In 2009, we had a big barbecue that included rides on a sailboat in the local port on Lake Arenal with live music and dancing. This time our goal was to fund a project that included three separate areas owned by the same man, a foreign resident here in the lake area. Two of the properties were local inSabalito and Rio Piedras, while the other was in the Pacific coast community of Paraiso near Playa Junquillal in Guanacaste. We reached our fundraising goal and planted all three properties between June and October 2009, a total of six hectares and 6,000 trees.

One thing should be added here for the purpose of this “failure” story…up until now, we didn’t have any formal agreement or contract with the landowner. We didn’t see any reason for it since the people we were working with were personal friends or neighbors.

As with all of our projects, we maintain the trees for two years after the initial planting to keep them free of vines and grasses. After two years, they’ve usually developed enough to shade out the surrounding vegetation and be left on their own. We completed this maintenance on all three properties from 2009 to 2011, investing substantial amounts of time and funding in the travel, maintenance and wages paid to the crew. One day in 2011 the landowner called us to say he’d brought a “forest engineer” to look at the properties and the “engineer” was horrified with the native species we’d planted. He told the landowner that there was no timber there of any financial value, and that he’d be better off removing the “useless” trees and replacing them with more valuable timber tree species. And you know what? That’s exactly what he did. He cut down the beautiful, native trees we worked so hard to find, raise, and plant in order to establish a diverse forest restoration project – the kind that LRFF is so famous for today.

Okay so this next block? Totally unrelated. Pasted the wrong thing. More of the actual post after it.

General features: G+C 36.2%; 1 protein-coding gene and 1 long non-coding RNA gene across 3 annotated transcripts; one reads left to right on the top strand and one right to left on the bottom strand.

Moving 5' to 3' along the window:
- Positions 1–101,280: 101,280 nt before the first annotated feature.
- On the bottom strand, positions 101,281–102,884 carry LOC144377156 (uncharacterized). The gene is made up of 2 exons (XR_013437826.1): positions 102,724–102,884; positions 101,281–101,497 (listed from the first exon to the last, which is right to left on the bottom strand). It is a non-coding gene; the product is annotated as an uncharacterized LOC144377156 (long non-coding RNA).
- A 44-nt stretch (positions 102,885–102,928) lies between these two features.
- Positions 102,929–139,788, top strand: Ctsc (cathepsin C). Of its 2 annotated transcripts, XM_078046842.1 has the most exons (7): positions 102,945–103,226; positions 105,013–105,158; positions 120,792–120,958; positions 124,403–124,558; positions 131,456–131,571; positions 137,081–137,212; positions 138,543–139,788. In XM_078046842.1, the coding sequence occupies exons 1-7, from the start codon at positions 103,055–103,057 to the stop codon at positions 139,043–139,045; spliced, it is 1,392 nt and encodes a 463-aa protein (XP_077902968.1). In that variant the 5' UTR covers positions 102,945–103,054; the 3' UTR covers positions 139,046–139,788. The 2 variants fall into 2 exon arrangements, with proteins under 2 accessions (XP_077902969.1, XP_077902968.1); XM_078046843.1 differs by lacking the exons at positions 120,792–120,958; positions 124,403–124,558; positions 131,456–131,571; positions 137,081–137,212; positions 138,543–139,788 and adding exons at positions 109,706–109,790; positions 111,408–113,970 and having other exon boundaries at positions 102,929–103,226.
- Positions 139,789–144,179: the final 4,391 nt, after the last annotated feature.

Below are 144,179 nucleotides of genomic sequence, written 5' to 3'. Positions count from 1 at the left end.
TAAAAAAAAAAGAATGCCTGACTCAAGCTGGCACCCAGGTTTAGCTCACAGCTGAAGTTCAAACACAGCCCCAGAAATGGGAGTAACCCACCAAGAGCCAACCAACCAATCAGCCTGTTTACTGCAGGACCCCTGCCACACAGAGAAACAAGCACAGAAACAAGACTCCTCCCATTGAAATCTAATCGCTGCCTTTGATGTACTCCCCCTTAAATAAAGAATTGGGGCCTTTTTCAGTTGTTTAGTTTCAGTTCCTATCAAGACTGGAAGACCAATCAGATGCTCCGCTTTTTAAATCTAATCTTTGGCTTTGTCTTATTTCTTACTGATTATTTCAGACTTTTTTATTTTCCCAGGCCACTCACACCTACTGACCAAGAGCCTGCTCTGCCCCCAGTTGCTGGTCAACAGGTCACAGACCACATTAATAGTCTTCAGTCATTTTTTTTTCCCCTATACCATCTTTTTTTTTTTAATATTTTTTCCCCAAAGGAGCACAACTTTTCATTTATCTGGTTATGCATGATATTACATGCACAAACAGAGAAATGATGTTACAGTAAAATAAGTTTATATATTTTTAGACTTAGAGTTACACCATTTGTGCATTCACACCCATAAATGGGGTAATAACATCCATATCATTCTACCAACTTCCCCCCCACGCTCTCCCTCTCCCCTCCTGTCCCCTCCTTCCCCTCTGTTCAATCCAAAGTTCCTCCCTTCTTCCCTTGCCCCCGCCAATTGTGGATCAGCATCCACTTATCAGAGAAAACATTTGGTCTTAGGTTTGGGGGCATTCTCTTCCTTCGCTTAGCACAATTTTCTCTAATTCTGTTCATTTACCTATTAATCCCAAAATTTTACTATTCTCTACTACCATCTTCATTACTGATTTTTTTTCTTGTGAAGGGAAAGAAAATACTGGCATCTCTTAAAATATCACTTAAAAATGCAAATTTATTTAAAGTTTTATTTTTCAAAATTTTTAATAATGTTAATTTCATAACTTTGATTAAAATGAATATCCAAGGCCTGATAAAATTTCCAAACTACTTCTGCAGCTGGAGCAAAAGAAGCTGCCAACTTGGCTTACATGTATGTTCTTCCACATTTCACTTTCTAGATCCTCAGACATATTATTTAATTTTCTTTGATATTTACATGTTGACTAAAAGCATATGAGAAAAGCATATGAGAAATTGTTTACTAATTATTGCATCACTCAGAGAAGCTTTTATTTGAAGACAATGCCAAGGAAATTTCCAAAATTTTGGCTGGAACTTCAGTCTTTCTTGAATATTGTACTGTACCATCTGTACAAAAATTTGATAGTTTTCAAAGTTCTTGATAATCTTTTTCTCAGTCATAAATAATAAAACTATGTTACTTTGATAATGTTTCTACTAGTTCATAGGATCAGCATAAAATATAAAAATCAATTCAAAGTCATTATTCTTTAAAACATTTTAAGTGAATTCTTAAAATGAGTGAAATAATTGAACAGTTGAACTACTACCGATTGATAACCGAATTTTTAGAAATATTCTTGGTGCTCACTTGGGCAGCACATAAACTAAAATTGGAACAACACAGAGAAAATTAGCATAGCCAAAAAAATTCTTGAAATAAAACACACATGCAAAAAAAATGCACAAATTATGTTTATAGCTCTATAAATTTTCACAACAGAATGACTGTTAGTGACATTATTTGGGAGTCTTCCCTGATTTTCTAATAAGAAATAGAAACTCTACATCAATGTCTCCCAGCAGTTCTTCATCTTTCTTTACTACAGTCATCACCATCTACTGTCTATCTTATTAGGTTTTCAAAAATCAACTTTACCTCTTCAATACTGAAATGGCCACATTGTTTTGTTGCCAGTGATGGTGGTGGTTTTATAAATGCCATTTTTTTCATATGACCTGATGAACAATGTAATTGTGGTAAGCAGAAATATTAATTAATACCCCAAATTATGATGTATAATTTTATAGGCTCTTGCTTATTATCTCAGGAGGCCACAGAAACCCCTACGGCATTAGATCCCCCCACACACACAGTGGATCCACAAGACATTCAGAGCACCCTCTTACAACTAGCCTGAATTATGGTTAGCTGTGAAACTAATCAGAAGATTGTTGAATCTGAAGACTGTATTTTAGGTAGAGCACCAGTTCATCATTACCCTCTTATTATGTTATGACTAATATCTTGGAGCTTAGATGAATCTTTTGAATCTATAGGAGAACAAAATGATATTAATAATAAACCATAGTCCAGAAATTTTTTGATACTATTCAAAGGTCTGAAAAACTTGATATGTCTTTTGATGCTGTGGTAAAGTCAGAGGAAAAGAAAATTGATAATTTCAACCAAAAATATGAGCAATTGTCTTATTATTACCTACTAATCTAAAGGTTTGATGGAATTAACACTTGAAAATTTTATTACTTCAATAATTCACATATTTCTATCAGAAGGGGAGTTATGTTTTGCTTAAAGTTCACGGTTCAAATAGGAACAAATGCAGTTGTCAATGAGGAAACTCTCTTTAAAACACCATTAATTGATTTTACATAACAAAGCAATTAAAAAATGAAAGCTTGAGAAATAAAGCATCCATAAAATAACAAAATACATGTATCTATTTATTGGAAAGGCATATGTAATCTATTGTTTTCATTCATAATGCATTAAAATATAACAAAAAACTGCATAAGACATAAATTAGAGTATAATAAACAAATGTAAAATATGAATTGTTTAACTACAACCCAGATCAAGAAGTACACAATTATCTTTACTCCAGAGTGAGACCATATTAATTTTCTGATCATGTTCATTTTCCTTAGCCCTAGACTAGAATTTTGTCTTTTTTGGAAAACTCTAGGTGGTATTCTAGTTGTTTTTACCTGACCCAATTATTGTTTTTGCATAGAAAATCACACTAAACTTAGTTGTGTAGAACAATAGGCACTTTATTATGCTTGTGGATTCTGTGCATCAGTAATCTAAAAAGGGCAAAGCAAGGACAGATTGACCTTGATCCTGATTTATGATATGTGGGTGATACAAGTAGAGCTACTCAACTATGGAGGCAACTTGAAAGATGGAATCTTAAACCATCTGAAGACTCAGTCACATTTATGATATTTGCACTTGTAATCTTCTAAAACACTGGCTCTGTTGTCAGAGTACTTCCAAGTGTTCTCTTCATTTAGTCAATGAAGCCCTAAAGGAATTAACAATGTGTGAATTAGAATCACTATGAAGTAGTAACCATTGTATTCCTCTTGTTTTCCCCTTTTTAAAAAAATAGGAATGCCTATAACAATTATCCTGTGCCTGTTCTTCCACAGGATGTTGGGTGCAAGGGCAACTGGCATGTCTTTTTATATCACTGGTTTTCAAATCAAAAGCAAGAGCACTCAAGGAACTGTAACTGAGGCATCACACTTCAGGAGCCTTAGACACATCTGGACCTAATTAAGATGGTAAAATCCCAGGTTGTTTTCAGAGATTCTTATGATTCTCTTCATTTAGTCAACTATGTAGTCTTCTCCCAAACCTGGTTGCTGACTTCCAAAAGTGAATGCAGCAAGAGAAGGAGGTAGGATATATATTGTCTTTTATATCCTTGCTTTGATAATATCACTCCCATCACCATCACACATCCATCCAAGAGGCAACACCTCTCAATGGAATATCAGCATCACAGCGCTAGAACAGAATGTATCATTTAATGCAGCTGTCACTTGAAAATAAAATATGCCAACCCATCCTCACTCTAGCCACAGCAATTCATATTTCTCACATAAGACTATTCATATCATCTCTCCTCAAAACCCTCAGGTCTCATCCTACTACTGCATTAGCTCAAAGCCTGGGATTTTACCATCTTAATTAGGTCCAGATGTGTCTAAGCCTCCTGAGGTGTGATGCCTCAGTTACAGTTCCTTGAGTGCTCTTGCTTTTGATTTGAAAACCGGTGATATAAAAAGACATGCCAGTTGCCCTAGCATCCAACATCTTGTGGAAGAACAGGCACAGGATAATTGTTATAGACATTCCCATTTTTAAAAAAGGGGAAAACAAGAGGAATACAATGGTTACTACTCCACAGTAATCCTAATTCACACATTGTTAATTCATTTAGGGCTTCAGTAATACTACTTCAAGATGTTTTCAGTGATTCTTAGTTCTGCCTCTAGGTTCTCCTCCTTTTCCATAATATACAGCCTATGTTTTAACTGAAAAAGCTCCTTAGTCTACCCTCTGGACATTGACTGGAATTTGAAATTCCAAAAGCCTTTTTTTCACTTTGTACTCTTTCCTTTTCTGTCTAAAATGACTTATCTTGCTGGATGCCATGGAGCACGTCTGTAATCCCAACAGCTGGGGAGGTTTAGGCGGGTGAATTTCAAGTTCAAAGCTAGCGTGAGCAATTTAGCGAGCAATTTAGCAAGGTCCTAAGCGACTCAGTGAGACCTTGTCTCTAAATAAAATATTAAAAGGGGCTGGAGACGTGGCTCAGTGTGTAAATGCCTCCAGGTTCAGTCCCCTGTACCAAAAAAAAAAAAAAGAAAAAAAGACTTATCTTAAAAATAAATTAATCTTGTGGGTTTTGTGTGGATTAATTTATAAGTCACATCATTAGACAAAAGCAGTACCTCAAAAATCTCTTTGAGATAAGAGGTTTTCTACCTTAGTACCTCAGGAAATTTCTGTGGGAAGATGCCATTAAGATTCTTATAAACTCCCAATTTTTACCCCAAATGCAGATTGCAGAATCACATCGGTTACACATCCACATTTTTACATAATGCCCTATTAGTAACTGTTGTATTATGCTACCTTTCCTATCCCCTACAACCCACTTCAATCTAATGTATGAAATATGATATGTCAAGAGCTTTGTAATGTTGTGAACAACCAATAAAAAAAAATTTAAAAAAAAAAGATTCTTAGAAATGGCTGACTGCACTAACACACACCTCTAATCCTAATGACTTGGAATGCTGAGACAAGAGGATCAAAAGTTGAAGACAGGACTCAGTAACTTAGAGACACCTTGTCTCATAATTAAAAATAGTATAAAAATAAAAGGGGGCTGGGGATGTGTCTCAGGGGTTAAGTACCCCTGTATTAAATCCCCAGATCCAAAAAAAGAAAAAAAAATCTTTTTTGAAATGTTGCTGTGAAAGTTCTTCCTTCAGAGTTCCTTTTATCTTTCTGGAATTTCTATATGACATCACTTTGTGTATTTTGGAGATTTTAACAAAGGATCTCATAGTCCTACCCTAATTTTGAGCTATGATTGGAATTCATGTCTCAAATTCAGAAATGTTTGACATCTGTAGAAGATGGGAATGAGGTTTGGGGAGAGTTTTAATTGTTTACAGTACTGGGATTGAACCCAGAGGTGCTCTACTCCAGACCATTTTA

As difficult as this experience was, we’re grateful because this “failure” led to an airtight contract that we now enter into with all landowners. We sign the contract with them on the same day we pay them for the trees in their nursery and before we begin the planting. The most important clause makes the landowner responsible for the safety of the baby trees, e.g., no spraying of agro-chemicals, no damage to the trees due to broken fencing, livestock, etc., or the landowner is required to reimburse LRFF for the damages. This contract has been tested and proven valid with law enforcement officials and in the courts these past 3 years. You can read all about it in this recent post from May 2014, “Continuing Care for Communities and Forests”.

So you see failure can equal success. Always remember that the crises in our lives are actually the opportunities the universe is bestowing upon us to learn and improve. We’ve planted over 70,000 trees since this story took place, and we continue onward and upward daily.